No substitute #1

Twice now I have sat with boys who have gotten into trouble with the substitute teacher for their class. In both cases, the boy would tell me he didn’t like the substitute and the substitute was mean to him. In both cases, the substitute was male.

Although these boys aren’t first graders with whom I have been assigned to work, they are in the office, they are in trouble, and someone needs to take care of them until the overworked vice principal and/or principal can get to them. I don’t know the exact protocol for disciplining these troublemakers so I just sit and talk to them. It’s what I do best.

I ask questions: why are you here? what did the substitute say? what did you say? what should you have said? how can you fix this? In both cases the boys knew they were wrong and they had to apologize. I was able to return the second grader of a few weeks ago to the teacher and have him do that and go back to class. Yesterday, I had to leave the fourth grader in the office, working on a paper he pulled from his backpack, so that I could get to the lunch line with the first graders. But first I knocked on the principal’s door and explained the child’s situation. She was up to her eyebrows in reports that had to be completed but said she would talk with the fourth grader and that working on his paper was a good plan.

These boys, as is the case with most of the children in the school, are from fatherless homes. They have not bonded with men very well. Sometimes it’s their mom’s boyfriend who has mistreated them. Sometimes they just have no male role model and don’t know how to react to a stranger in their life except to be defensive. The boys have become comfortable with their classroom teacher. It’s a safe place to be each day. There is routine. Then a substitute teacher arrives. Someone they don’t know. Their equilibrium, which is shaky to begin with, really gets thrown off. They act out, testing the waters, to see just how far they can go. Just what they can get away with.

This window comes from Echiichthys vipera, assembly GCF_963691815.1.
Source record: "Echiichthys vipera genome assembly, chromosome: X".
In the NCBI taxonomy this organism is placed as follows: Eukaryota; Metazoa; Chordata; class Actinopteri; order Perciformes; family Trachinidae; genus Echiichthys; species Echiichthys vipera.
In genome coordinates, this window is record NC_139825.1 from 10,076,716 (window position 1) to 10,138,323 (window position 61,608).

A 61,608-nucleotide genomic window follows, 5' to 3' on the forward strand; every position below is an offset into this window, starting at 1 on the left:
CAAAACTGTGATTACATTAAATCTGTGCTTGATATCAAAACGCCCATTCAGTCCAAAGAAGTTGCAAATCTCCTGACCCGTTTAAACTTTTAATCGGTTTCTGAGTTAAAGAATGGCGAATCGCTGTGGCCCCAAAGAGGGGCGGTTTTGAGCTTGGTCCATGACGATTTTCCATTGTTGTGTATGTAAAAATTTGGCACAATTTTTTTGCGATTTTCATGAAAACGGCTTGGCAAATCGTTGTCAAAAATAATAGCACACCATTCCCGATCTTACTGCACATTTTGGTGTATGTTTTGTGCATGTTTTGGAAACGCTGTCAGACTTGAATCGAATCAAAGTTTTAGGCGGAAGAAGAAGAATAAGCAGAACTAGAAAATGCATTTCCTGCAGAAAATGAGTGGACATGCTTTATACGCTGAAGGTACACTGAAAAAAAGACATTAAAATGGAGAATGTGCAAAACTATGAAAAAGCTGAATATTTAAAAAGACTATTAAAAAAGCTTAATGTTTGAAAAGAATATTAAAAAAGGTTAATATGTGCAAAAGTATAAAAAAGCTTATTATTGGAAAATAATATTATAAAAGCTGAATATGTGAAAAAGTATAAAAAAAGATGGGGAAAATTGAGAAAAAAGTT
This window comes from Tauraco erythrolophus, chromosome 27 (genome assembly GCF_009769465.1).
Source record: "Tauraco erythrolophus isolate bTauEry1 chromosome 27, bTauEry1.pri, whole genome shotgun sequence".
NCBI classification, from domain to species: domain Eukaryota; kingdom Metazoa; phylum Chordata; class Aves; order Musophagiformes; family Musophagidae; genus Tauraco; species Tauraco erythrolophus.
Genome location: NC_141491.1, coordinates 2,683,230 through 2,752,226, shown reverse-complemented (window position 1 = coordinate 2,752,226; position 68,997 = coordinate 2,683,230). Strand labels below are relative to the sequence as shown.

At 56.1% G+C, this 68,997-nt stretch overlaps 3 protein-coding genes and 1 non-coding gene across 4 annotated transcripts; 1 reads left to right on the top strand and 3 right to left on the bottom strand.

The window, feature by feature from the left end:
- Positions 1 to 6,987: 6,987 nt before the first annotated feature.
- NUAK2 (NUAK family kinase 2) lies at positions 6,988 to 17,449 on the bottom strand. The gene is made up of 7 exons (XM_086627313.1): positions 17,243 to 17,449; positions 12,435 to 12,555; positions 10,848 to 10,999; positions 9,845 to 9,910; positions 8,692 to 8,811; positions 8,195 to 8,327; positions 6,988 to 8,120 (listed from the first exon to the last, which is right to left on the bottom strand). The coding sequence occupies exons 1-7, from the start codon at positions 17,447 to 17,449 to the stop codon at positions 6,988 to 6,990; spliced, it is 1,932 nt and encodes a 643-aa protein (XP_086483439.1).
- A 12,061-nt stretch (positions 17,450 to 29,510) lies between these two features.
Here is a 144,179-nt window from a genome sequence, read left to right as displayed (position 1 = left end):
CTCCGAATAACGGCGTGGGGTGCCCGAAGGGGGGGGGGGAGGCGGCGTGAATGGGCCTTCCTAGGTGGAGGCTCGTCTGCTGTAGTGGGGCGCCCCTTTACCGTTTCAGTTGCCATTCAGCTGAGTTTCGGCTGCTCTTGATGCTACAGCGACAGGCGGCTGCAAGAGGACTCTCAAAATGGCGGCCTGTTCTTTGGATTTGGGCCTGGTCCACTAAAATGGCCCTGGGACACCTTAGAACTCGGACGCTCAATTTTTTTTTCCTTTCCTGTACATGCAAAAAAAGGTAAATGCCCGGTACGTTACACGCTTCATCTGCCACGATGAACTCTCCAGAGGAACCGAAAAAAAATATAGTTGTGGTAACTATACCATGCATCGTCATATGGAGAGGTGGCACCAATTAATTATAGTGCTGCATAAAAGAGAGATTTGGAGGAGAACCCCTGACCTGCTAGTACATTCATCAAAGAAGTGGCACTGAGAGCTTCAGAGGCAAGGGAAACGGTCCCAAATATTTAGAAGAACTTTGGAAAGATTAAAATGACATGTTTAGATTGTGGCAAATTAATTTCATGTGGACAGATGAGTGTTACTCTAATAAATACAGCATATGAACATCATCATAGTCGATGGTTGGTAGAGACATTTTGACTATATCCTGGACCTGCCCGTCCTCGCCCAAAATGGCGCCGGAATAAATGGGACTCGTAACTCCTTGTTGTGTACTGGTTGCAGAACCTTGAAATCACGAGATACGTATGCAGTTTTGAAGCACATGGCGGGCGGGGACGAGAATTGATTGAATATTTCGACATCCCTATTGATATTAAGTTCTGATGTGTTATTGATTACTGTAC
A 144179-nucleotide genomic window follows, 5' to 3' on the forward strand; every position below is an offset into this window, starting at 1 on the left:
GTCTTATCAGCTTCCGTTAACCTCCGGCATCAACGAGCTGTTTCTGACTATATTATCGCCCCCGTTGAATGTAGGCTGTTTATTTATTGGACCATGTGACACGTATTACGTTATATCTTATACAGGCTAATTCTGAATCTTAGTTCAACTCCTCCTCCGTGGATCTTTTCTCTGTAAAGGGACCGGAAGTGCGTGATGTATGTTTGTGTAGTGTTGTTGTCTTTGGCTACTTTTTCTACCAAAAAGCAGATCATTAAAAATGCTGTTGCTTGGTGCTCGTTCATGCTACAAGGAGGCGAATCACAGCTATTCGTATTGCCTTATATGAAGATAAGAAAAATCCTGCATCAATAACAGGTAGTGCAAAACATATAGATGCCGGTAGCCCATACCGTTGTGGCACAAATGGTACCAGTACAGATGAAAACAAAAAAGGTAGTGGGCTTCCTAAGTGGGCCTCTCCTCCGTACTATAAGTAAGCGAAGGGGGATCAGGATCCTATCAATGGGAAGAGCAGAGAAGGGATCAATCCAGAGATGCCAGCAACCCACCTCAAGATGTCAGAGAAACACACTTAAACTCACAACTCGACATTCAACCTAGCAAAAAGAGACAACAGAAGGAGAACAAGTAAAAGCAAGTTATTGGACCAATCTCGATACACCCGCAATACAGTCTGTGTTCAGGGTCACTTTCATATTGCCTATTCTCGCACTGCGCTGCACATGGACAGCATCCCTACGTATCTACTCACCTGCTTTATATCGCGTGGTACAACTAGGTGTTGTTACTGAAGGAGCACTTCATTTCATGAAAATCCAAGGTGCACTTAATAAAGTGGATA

Do I have an answer to this problem? Not really. I explained to both of these boys, weeks apart, that they have to listen to and obey the substitute even though the routine and rules might be different from what they know. I explained how we have to work with people we may not like or agree with, but who have authority over us. The boys nod their head, they agree that they were wrong and that they need to apologize. But, and this is the big question, will they do differently when the next substitute teacher shows up?


9 responses to “No substitute #1

  1. I think you are doing much good, and as you describe each incident, I have a better idea of what you do as a chaplain.

    • I’m glad you have some idea of what I’m doing, Dianne, because I sure don’t! I just show up on Wednesdays and Thursdays, prepared with my story for the first graders, but after that, who knows! I take each thing as it happens.

  2. The wonderful part of your work is that you talk to them. I wonder sometimes if they get that very much, since single parents are so stressed out, and having some listen to you is priceless. You’re doing great! 🙂

  3. That’s a very good, gentle way to approach such children.

  4. I agree that your listening time with the children is very valuable. They can also articulate the situation and perhaps try to make sense of it. After Art retired, he volunteered in my classroom three times a week for a couple of hours. The kids loved it. We were the Mom and Pop classroom. I do believe the boys especially liked having him there.

    • There really needs to be more men in elementary classrooms. The school where I am working has a few but it’s mostly women teachers and all women administrators. So many men want to get promoted to higher levels than elementary teacher. Sigh.

  5. Let’s hope you helped.

  6. You are a ‘guardian angel’ I think.

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